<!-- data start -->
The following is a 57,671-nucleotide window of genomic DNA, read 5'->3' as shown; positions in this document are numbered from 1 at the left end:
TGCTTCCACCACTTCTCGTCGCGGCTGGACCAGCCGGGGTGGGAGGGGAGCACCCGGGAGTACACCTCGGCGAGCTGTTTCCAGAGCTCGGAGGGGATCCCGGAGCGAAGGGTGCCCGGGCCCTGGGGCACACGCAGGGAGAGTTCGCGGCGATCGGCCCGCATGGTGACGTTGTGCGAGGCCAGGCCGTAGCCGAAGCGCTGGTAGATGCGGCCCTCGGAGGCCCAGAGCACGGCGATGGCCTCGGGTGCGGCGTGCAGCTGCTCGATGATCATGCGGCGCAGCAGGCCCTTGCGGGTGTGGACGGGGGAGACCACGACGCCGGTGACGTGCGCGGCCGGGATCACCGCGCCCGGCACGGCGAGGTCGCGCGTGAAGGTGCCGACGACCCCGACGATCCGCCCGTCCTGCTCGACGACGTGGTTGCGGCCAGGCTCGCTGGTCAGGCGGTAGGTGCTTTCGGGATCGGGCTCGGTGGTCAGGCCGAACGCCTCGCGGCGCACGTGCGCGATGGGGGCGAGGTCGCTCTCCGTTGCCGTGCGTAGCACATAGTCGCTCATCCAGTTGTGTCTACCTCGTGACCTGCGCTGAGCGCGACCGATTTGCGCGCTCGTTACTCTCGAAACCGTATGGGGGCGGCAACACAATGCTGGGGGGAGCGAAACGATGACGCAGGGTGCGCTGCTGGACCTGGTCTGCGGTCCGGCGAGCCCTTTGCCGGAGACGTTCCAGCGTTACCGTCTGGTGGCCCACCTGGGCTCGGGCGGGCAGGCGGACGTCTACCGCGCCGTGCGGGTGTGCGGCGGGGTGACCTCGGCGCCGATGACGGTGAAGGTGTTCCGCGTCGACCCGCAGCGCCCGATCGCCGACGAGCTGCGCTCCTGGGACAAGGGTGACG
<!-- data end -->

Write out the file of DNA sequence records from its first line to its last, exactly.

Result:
The following is a 57,671-nucleotide window of genomic DNA, read 5'->3' as shown; positions in this document are numbered from 1 at the left end:
TGCTTCCACCACTTCTCGTCGCGGCTGGACCAGCCGGGGTGGGAGGGGAGCACCCGGGAGTACACCTCGGCGAGCTGTTTCCAGAGCTCGGAGGGGATCCCGGAGCGAAGGGTGCCCGGGCCCTGGGGCACACGCAGGGAGAGTTCGCGGCGATCGGCCCGCATGGTGACGTTGTGCGAGGCCAGGCCGTAGCCGAAGCGCTGGTAGATGCGGCCCTCGGAGGCCCAGAGCACGGCGATGGCCTCGGGTGCGGCGTGCAGCTGCTCGATGATCATGCGGCGCAGCAGGCCCTTGCGGGTGTGGACGGGGGAGACCACGACGCCGGTGACGTGCGCGGCCGGGATCACCGCGCCCGGCACGGCGAGGTCGCGCGTGAAGGTGCCGACGACCCCGACGATCCGCCCGTCCTGCTCGACGACGTGGTTGCGGCCAGGCTCGCTGGTCAGGCGGTAGGTGCTTTCGGGATCGGGCTCGGTGGTCAGGCCGAACGCCTCGCGGCGCACGTGCGCGATGGGGGCGAGGTCGCTCTCCGTTGCCGTGCGTAGCACATAGTCGCTCATCCAGTTGTGTCTACCTCGTGACCTGCGCTGAGCGCGACCGATTTGCGCGCTCGTTACTCTCGAAACCGTATGGGGGCGGCAACACAATGCTGGGGGGAGCGAAACGATGACGCAGGGTGCGCTGCTGGACCTGGTCTGCGGTCCGGCGAGCCCTTTGCCGGAGACGTTCCAGCGTTACCGTCTGGTGGCCCACCTGGGCTCGGGCGGGCAGGCGGACGTCTACCGCGCCGTGCGGGTGTGCGGCGGGGTGACCTCGGCGCCGATGACGGTGAAGGTGTTCCGCGTCGACCCGCAGCGCCCGATCGCCGACGAGCTGCGCTCCTGGGACAAGGGTGACG